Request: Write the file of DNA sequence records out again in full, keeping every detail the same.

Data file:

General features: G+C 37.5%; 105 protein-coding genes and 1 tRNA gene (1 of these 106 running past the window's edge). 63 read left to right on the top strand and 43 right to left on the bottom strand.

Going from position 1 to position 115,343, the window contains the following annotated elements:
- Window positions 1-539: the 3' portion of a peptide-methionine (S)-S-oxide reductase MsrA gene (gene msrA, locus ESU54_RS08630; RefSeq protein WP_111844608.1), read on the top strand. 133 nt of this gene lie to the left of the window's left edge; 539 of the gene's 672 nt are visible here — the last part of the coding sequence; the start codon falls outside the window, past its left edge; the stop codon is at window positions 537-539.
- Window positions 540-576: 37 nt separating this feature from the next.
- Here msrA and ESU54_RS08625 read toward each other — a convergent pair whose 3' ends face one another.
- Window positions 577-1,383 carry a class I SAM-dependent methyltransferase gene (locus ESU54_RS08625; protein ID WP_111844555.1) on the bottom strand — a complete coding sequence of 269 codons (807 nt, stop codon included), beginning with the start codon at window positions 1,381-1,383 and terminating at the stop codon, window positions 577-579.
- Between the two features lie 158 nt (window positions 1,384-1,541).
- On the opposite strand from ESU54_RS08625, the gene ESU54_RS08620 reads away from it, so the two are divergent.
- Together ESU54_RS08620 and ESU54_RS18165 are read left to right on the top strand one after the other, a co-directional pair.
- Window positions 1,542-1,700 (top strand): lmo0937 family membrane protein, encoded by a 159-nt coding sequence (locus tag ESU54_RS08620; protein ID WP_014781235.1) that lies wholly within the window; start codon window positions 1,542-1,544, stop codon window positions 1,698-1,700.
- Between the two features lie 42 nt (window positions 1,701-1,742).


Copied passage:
General features: G+C 37.5%; 105 protein-coding genes and 1 tRNA gene (1 of these 106 running past the window's edge). 63 read left to right on the top strand and 43 right to left on the bottom strand.

Going from position 1 to position 115,343, the window contains the following annotated elements:
- Window positions 1-539: the 3' portion of a peptide-methionine (S)-S-oxide reductase MsrA gene (gene msrA, locus ESU54_RS08630; RefSeq protein WP_111844608.1), read on the top strand. 133 nt of this gene lie to the left of the window's left edge; 539 of the gene's 672 nt are visible here — the last part of the coding sequence; the start codon falls outside the window, past its left edge; the stop codon is at window positions 537-539.
- Window positions 540-576: 37 nt separating this feature from the next.
- Here msrA and ESU54_RS08625 read toward each other — a convergent pair whose 3' ends face one another.
- Window positions 577-1,383 carry a class I SAM-dependent methyltransferase gene (locus ESU54_RS08625; protein ID WP_111844555.1) on the bottom strand — a complete coding sequence of 269 codons (807 nt, stop codon included), beginning with the start codon at window positions 1,381-1,383 and terminating at the stop codon, window positions 577-579.
- Between the two features lie 158 nt (window positions 1,384-1,541).
- On the opposite strand from ESU54_RS08625, the gene ESU54_RS08620 reads away from it, so the two are divergent.
- Together ESU54_RS08620 and ESU54_RS18165 are read left to right on the top strand one after the other, a co-directional pair.
- Window positions 1,542-1,700 (top strand): lmo0937 family membrane protein, encoded by a 159-nt coding sequence (locus tag ESU54_RS08620; protein ID WP_014781235.1) that lies wholly within the window; start codon window positions 1,542-1,544, stop codon window positions 1,698-1,700.
- Between the two features lie 42 nt (window positions 1,701-1,742).